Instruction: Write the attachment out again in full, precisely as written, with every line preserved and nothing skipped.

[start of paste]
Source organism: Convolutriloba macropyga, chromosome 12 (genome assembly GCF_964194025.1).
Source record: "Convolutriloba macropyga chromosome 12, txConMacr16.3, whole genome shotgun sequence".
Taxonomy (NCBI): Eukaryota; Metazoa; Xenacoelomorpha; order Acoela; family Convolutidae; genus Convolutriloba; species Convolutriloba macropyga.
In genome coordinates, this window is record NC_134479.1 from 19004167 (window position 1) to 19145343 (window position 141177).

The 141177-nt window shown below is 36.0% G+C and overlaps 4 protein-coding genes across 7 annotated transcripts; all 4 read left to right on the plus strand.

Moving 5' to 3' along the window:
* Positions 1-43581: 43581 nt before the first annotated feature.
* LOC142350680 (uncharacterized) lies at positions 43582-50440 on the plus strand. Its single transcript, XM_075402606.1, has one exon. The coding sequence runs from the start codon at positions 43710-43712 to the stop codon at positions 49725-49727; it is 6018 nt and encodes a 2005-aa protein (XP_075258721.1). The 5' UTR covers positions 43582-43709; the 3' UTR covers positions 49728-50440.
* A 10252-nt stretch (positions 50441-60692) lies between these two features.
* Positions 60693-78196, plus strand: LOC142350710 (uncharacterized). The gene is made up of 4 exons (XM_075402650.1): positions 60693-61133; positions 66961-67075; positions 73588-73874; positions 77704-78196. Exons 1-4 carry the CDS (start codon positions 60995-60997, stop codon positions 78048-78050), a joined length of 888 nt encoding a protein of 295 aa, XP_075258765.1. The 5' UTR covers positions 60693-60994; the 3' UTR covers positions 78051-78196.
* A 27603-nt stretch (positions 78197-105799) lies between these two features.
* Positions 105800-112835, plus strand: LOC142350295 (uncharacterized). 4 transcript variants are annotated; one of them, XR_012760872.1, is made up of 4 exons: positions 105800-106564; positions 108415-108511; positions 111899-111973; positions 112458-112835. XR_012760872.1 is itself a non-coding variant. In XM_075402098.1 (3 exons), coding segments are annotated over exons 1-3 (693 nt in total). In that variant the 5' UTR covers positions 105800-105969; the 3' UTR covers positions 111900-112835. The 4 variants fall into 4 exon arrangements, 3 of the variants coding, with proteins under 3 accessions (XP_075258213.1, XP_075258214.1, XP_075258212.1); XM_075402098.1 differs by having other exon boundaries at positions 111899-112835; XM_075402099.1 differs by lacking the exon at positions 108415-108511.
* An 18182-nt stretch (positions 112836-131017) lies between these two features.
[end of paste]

Source organism: Convolutriloba macropyga, chromosome 12 (genome assembly GCF_964194025.1).
Source record: "Convolutriloba macropyga chromosome 12, txConMacr16.3, whole genome shotgun sequence".
Taxonomy (NCBI): Eukaryota; Metazoa; Xenacoelomorpha; order Acoela; family Convolutidae; genus Convolutriloba; species Convolutriloba macropyga.
In genome coordinates, this window is record NC_134479.1 from 19004167 (window position 1) to 19145343 (window position 141177).

The 141177-nt window shown below is 36.0% G+C and overlaps 4 protein-coding genes across 7 annotated transcripts; all 4 read left to right on the plus strand.

Moving 5' to 3' along the window:
* Positions 1-43581: 43581 nt before the first annotated feature.
* LOC142350680 (uncharacterized) lies at positions 43582-50440 on the plus strand. Its single transcript, XM_075402606.1, has one exon. The coding sequence runs from the start codon at positions 43710-43712 to the stop codon at positions 49725-49727; it is 6018 nt and encodes a 2005-aa protein (XP_075258721.1). The 5' UTR covers positions 43582-43709; the 3' UTR covers positions 49728-50440.
* A 10252-nt stretch (positions 50441-60692) lies between these two features.
* Positions 60693-78196, plus strand: LOC142350710 (uncharacterized). The gene is made up of 4 exons (XM_075402650.1): positions 60693-61133; positions 66961-67075; positions 73588-73874; positions 77704-78196. Exons 1-4 carry the CDS (start codon positions 60995-60997, stop codon positions 78048-78050), a joined length of 888 nt encoding a protein of 295 aa, XP_075258765.1. The 5' UTR covers positions 60693-60994; the 3' UTR covers positions 78051-78196.
* A 27603-nt stretch (positions 78197-105799) lies between these two features.
* Positions 105800-112835, plus strand: LOC142350295 (uncharacterized). 4 transcript variants are annotated; one of them, XR_012760872.1, is made up of 4 exons: positions 105800-106564; positions 108415-108511; positions 111899-111973; positions 112458-112835. XR_012760872.1 is itself a non-coding variant. In XM_075402098.1 (3 exons), coding segments are annotated over exons 1-3 (693 nt in total). In that variant the 5' UTR covers positions 105800-105969; the 3' UTR covers positions 111900-112835. The 4 variants fall into 4 exon arrangements, 3 of the variants coding, with proteins under 3 accessions (XP_075258213.1, XP_075258214.1, XP_075258212.1); XM_075402098.1 differs by having other exon boundaries at positions 111899-112835; XM_075402099.1 differs by lacking the exon at positions 108415-108511.
* An 18182-nt stretch (positions 112836-131017) lies between these two features.